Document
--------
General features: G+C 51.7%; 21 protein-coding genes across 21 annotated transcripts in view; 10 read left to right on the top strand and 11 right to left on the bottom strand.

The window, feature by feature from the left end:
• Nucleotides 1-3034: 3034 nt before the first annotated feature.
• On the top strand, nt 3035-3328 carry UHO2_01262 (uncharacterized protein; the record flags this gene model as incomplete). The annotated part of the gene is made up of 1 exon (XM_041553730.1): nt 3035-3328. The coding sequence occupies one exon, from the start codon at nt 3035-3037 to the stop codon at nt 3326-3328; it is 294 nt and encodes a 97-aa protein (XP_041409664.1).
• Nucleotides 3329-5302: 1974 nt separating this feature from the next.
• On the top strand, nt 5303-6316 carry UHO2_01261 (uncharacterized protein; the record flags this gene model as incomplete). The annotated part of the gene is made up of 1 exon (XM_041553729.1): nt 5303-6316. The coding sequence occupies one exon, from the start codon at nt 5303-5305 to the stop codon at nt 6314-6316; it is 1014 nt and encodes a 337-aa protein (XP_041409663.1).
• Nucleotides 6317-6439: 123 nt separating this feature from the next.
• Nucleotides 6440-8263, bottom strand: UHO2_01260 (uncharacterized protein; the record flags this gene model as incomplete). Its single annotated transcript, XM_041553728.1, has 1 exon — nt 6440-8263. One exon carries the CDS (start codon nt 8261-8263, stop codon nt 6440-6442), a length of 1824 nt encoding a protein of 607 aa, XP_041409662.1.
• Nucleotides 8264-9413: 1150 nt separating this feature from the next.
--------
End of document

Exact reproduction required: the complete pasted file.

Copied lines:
General features: G+C 51.7%; 21 protein-coding genes across 21 annotated transcripts in view; 10 read left to right on the top strand and 11 right to left on the bottom strand.

The window, feature by feature from the left end:
• Nucleotides 1-3034: 3034 nt before the first annotated feature.
• On the top strand, nt 3035-3328 carry UHO2_01262 (uncharacterized protein; the record flags this gene model as incomplete). The annotated part of the gene is made up of 1 exon (XM_041553730.1): nt 3035-3328. The coding sequence occupies one exon, from the start codon at nt 3035-3037 to the stop codon at nt 3326-3328; it is 294 nt and encodes a 97-aa protein (XP_041409664.1).
• Nucleotides 3329-5302: 1974 nt separating this feature from the next.
• On the top strand, nt 5303-6316 carry UHO2_01261 (uncharacterized protein; the record flags this gene model as incomplete). The annotated part of the gene is made up of 1 exon (XM_041553729.1): nt 5303-6316. The coding sequence occupies one exon, from the start codon at nt 5303-5305 to the stop codon at nt 6314-6316; it is 1014 nt and encodes a 337-aa protein (XP_041409663.1).
• Nucleotides 6317-6439: 123 nt separating this feature from the next.
• Nucleotides 6440-8263, bottom strand: UHO2_01260 (uncharacterized protein; the record flags this gene model as incomplete). Its single annotated transcript, XM_041553728.1, has 1 exon — nt 6440-8263. One exon carries the CDS (start codon nt 8261-8263, stop codon nt 6440-6442), a length of 1824 nt encoding a protein of 607 aa, XP_041409662.1.
• Nucleotides 8264-9413: 1150 nt separating this feature from the next.